In the spring of 2023, the British Army will receive a single HEL weapon system for six months of testing.

The advanced laser integration center will be located in Livingston, West Lothian in Scotland.

The advanced laser integration center will be located in Livingston, West Lothian in Scotland.

It will be able to destroy unmanned aerial vehicles and enemy drones with virtually unlimited and free ammunition in the form of a 15-kilowatt laser beam.

The system will use an electro-optical/infrared sensor to detect enemy drones up to six miles away with a 360 degree view.

Once a threat is detected, the laser operator will be able to direct the beam at the target and disable it within two to 12 seconds.

The modular system can be mounted on vehicles or installed in a fixed position from a building.

Toby Marshall, Head of New Weapons Capture at Raytheon UK, said: “There is a big difference in the amount of money we have to spend to defend ourselves against relatively inexpensive threats.

“It is easy for the enemy to launch 30-40 UAVs for the price of one defensive missile.

“But with a high-precision high-energy laser or a directed energy system where the cost of a shot is much lower, you can defeat the whole horde of these threats.

“That’s because, unlike conventional weapon systems, you have an endless arsenal.”

The government has announced that it will allocate £6.6bn to defense over the next four years for the research and development of new weapons such as hypersonic missiles and laser weapons (file image).

The government has announced that it will allocate £6.6bn to defense over the next four years for the research and development of new weapons such as hypersonic missiles and laser weapons (file image).

While the laser itself will be sourced from overseas, most of the demonstrator’s capabilities, including command and control system, external radar tracker, GPS antenna and vehicle integration, will be developed in the UK.

The trials are designed to see how the system can improve the nation’s capabilities and understanding of high-energy laser weapons.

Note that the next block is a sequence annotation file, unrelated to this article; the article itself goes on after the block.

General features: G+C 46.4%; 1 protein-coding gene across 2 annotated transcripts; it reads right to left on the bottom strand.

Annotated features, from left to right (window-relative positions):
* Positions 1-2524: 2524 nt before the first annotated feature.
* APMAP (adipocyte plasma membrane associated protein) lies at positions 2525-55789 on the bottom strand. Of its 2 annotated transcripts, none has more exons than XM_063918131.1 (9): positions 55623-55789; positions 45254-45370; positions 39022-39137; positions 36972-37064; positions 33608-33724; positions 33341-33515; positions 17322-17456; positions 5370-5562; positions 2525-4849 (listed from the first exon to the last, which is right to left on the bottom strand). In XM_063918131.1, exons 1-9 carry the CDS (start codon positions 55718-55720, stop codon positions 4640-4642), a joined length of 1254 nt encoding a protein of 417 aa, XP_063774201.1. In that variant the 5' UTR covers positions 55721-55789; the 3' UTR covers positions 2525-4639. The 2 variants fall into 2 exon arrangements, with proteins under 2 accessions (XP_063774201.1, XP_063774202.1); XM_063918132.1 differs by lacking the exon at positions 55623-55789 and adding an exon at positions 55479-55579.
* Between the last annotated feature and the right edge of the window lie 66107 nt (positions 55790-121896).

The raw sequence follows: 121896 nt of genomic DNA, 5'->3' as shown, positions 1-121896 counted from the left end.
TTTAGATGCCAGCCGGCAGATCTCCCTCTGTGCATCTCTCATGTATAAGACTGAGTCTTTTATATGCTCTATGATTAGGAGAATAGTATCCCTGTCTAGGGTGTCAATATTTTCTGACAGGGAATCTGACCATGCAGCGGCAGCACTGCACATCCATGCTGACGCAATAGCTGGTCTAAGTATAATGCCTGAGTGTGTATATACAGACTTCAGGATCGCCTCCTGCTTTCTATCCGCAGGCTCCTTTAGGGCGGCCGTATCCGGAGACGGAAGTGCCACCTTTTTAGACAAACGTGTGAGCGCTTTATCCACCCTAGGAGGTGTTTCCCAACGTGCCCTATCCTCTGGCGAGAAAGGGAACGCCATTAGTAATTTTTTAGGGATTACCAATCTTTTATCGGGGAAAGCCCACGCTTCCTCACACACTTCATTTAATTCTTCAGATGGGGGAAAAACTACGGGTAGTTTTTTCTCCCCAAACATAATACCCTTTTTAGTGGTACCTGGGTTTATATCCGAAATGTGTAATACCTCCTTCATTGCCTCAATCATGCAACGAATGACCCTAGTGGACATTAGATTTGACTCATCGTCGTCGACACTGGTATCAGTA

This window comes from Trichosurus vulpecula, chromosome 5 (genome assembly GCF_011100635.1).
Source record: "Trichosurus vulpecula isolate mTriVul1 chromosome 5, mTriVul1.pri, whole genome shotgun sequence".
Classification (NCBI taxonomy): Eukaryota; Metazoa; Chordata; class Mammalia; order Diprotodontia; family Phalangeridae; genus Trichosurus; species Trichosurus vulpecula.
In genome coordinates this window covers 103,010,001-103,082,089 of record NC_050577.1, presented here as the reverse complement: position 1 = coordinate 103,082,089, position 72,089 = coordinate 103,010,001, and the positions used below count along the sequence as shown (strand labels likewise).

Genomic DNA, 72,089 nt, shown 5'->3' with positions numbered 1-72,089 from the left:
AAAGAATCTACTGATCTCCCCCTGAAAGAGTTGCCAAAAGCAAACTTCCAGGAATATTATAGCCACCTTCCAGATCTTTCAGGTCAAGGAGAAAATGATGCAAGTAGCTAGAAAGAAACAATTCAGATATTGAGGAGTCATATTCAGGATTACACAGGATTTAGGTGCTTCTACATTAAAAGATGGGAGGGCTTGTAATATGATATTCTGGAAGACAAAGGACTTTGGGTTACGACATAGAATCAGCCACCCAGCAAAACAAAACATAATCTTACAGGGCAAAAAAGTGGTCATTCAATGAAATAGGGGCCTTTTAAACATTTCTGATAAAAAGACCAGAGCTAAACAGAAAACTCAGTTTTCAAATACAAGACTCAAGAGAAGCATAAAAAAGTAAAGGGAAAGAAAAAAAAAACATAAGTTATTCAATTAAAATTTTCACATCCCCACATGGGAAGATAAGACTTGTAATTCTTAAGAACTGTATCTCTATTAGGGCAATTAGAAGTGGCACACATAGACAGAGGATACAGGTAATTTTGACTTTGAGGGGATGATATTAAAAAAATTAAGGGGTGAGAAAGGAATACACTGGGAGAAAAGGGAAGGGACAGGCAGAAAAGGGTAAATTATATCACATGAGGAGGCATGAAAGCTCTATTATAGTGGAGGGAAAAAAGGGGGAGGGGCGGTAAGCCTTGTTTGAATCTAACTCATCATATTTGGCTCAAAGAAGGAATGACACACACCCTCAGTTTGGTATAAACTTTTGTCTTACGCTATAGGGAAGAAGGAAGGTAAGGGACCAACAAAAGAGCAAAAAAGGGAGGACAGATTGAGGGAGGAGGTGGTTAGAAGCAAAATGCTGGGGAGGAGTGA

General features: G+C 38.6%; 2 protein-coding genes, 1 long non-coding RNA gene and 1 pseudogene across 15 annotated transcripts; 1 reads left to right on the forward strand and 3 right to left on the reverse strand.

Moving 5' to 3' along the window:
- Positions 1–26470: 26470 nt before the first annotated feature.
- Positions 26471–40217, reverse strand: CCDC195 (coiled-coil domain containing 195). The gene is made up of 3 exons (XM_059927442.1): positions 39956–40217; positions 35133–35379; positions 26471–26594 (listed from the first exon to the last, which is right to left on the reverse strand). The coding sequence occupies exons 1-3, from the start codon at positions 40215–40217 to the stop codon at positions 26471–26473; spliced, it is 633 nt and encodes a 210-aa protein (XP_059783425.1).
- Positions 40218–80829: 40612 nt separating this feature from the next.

Alex Rose-Parfit, Chief Technology Officer at Raytheon UK, said: “High-energy lasers are moving from the lab to the field.

“We are working with the Department of Defense to accelerate the development of this technology and make it available to the UK military.

“This demonstration program will show how the use of high-energy laser weapons can help protect soldiers from UAVs.

“By 2025, we will place the country at the forefront of this new technology by equipping the UK’s cutting-edge military with the best sovereign solutions available.”

The UK will use LASERS to track the location of satellites orbiting the Earth and prevent their collisions

The UK will use new laser technology to track satellites orbiting the Earth and prevent them from colliding.

The first test satellite is scheduled to be launched from Cornwall this summer.

The system, developed by British startup Lumi Space, works by sending pulses of laser light from Earth to an object in space and measuring the time it takes for the light to reflect.

It is billed as “a simple yet powerful method that uses light to track satellites.” to combat space debris, issuing ultra-precise collision warnings.

Read more here

The British technology, which uses lasers to track satellites in Earth's orbit, is due to be launched into space this summer.

The British technology, which uses lasers to track satellites in Earth’s orbit, is due to be launched into space this summer.